Of course, there's no guarantee that you, fortunate soul, will envision the exact thing you need as you happen to come to that place in the manuscript, or even that you can jump to that point and slither it. You might not even know what, exactly, is the point at which you could slot in some absolutely vital foreshadowing.
So what I do is write down a note when I have the perfect gem-like idea of something to do.
And double-check the list to remind myself of things to do in as I revise.
And then, when I have done something I thought of doing, I cross it off the list.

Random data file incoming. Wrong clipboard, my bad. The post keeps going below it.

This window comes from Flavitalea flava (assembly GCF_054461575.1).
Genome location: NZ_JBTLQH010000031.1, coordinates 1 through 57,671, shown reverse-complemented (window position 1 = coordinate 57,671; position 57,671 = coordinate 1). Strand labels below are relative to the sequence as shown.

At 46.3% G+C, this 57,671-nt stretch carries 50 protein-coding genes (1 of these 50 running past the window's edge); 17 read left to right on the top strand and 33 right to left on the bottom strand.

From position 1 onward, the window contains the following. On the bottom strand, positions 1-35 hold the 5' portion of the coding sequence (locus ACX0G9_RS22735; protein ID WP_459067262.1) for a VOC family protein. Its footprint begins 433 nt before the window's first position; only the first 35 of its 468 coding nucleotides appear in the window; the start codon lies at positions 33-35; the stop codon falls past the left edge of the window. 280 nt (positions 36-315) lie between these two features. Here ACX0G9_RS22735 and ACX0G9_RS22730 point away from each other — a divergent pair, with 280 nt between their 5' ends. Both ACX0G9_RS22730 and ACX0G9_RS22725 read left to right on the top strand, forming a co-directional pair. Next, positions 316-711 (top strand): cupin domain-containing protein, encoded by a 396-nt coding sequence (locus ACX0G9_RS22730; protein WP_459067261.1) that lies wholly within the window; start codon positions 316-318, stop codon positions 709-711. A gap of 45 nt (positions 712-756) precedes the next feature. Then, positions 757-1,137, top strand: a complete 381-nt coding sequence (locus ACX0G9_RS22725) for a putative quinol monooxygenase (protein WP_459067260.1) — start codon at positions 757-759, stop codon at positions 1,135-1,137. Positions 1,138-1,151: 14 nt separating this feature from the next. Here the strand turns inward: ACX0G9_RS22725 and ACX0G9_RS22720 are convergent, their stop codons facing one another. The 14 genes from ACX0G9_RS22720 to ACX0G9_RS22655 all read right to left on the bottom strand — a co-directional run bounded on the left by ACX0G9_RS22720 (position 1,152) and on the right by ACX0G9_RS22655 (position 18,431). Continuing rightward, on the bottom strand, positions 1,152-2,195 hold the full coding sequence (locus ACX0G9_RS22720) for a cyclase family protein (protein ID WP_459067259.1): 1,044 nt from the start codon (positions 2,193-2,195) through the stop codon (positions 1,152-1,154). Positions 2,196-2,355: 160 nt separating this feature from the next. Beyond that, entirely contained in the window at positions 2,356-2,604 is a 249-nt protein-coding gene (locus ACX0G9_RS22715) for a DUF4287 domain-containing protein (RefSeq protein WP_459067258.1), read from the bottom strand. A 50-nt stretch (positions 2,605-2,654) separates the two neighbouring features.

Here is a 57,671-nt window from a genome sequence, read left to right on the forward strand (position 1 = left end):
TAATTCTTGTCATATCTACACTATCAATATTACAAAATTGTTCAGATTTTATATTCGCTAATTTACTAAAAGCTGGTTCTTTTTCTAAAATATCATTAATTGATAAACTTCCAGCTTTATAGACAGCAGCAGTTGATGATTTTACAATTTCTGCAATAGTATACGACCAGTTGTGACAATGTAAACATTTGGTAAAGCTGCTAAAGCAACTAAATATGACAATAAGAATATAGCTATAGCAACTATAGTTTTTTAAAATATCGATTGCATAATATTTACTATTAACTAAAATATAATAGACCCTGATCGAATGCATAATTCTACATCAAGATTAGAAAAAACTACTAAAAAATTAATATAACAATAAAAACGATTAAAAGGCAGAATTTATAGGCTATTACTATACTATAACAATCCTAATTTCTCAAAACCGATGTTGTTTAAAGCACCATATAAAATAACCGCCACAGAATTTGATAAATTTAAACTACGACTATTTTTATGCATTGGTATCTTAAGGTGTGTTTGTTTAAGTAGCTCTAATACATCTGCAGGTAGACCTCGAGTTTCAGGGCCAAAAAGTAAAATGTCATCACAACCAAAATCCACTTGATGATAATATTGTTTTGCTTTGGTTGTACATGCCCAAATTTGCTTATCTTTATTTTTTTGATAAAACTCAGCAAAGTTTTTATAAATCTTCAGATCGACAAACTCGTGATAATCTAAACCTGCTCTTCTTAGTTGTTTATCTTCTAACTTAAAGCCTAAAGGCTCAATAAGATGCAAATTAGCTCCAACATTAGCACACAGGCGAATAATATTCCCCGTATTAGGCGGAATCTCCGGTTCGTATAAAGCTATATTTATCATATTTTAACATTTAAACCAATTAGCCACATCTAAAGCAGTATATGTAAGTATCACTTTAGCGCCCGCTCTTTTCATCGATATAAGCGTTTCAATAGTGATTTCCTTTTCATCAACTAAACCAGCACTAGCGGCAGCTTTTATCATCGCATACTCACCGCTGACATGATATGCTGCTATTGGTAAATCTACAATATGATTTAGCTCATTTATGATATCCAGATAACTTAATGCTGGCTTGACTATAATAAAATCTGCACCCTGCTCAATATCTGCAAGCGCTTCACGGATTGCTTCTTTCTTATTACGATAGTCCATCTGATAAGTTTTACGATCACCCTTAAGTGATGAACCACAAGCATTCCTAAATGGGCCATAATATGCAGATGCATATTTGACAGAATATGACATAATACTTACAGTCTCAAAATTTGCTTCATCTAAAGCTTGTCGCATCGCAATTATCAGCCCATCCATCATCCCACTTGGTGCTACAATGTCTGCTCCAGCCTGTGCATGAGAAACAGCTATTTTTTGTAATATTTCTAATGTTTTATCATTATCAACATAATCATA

This last technique does not work perfectly, but it's better than nothing. Otherwise I look at the note and think "I have to fit in a clue that John has a grudge against Jack because of Jack's mother" three or four different times and slip it in every one. This doesn't work as well as the "write fat revise lean" principle; usually, it only needs to go in one place, and by this point, I can work out the best place for it.
Rereading the novel at a canter, to get all of what you really wrote in mind at once, is one way to filter them out, but getting rid of the note reminding you to do is even more effective.